Chinese companies have been busy investing overseas and, according to Business China: “China’s overseas direct investment outflow is expected to reach $100 billion in 2013, Fan Chunyong, vice chairman and secretary-general of the China Industrial Overseas Development and Planning Association, said…”. The report also quoted Lu Jinyong, the director of the Research Center for Foreign Direct Investment at the University of International Business and Economics as saying Chinese ODI “would exceed $200 billion by the end of the 12th Five-Year Plan (2016)…Lu said China is now focused on investing in natural resources, technology and market access”. While state companies have taken the lead, private companies have also become more active.

The state and the private sector have been in the news a lot recently – with Forbes China Tracker pointing out that the internet “May Be Largest Industry In China Not Dominated By State-Owned Firms” (though the state is making some efforts in this area). Another post highlights the impact of the stimulus spending, as well as a new “catch-phrase among Chinese entrepreneurs: “guo jin, min tui” (国进民退), or “the state advances, the private sector retreats.” (The rough ambiguity of the characters could also suggest “the nation advances, but the people fall behind”). More balance is needed, and (the state) China Daily has already headlined the private sector’s importance: “China’s top 500 private companies have surpassed State-owned enterprises in many indicators, especially tax payments and employment creation”. However the big SOEs remain firmly on top of the pile.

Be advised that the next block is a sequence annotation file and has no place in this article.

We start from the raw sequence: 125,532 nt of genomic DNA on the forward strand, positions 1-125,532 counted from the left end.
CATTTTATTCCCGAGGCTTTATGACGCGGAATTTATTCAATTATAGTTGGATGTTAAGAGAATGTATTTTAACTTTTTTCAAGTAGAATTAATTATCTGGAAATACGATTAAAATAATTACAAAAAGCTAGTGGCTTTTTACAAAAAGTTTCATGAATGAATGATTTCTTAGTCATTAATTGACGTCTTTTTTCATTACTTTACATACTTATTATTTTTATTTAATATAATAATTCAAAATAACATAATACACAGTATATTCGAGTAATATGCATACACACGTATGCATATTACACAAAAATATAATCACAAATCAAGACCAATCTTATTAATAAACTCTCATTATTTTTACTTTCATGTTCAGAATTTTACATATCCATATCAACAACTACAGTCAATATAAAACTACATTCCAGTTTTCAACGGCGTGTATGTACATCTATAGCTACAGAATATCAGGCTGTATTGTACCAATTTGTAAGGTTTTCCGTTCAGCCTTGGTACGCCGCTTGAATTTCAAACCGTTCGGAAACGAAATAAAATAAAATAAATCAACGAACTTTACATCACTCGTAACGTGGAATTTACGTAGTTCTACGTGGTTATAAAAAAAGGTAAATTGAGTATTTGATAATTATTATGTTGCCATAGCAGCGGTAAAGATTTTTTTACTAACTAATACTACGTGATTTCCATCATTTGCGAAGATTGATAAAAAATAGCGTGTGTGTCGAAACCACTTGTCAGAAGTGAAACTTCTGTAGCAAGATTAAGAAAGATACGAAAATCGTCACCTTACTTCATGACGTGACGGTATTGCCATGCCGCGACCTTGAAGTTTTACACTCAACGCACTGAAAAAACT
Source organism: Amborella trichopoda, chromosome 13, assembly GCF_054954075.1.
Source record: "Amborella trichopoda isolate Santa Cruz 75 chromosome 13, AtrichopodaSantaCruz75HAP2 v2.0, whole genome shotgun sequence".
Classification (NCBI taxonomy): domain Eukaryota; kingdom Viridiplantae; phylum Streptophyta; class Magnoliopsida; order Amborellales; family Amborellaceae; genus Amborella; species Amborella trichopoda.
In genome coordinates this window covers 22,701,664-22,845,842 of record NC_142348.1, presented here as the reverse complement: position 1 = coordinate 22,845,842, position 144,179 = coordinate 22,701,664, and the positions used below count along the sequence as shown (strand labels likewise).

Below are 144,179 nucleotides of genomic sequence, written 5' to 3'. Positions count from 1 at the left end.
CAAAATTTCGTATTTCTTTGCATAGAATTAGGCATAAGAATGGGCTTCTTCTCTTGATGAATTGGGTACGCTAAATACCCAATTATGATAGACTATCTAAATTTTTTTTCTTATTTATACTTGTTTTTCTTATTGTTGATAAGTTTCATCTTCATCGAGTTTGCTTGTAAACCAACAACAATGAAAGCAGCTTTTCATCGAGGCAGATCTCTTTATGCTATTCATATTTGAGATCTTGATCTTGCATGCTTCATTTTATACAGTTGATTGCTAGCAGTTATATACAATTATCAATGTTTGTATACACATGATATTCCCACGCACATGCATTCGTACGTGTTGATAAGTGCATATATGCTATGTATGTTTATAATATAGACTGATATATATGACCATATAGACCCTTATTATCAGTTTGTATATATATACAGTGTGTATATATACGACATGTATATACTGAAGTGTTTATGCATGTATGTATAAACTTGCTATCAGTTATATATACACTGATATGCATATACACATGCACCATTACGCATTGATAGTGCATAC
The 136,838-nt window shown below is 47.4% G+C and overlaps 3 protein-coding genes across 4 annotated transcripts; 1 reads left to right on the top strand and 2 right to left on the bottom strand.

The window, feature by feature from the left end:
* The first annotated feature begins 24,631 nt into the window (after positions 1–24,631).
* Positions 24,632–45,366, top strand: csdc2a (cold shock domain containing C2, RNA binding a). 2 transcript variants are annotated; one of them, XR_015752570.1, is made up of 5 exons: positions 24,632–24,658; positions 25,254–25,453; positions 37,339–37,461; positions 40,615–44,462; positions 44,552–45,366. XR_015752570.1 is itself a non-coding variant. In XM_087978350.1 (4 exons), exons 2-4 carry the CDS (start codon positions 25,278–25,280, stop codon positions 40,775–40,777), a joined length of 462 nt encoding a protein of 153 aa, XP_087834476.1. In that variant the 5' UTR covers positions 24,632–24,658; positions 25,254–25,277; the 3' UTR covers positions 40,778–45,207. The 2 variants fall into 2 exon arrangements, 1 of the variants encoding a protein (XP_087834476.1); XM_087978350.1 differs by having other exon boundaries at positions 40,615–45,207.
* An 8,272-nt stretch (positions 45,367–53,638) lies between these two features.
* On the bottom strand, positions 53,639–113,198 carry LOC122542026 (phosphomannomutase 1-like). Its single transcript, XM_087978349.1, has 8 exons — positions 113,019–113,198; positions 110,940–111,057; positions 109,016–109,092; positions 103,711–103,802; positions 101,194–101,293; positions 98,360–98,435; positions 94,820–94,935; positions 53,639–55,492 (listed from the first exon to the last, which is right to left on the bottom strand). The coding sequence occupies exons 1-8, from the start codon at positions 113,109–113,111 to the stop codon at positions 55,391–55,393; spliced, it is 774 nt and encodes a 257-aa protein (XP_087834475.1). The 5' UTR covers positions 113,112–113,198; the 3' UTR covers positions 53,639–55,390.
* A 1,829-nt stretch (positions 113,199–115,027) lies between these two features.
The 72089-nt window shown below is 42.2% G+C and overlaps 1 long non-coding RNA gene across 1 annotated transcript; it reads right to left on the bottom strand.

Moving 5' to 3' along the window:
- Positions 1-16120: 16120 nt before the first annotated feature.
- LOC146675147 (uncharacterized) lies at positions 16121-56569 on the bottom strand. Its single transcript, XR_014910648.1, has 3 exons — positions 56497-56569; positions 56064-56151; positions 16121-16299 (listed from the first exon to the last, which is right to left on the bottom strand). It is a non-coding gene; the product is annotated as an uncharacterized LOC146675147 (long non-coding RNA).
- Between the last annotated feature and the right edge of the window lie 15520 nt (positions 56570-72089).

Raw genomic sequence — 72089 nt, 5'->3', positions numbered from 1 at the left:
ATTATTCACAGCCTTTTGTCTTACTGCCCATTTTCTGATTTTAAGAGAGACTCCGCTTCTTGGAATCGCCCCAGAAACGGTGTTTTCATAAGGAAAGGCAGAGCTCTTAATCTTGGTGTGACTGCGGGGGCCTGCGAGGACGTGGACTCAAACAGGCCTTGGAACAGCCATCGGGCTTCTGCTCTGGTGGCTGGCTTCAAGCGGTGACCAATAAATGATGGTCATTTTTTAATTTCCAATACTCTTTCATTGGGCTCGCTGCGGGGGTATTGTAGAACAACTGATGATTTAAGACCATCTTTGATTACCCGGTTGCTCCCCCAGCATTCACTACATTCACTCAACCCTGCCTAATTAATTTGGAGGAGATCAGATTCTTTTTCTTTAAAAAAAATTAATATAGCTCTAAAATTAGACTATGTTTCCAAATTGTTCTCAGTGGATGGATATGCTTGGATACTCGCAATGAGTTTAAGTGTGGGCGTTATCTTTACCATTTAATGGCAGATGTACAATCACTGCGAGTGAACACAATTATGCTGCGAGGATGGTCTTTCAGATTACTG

Chinese firms of all sorts have been pushed to “innovatise” and increase R&D and IP. The latest figures (reported in Economic Times) show: “China’s top 500 research and development firms have got 169,000 patents for their innovations in 2010, up 13.3 per cent from last year, the China Enterprise Confederation (CEC) has said… In 2009, China filed 7,946 international patents, up 29.7 per cent from 2008, and ranked fifth in the world”. As to the value of all that IP, see more comment here, from China Hearsay.

From R&D to tax…People’s Daily reports “ China plans to reform its taxation system by improving the value-added tax and sales tax systems, expanding the scope of the value-added tax, giving overall consideration to the tax burden on companies, carrying out the reform in resource taxes and promoting the reform of the property tax and personal income tax”. Time for some tax planning.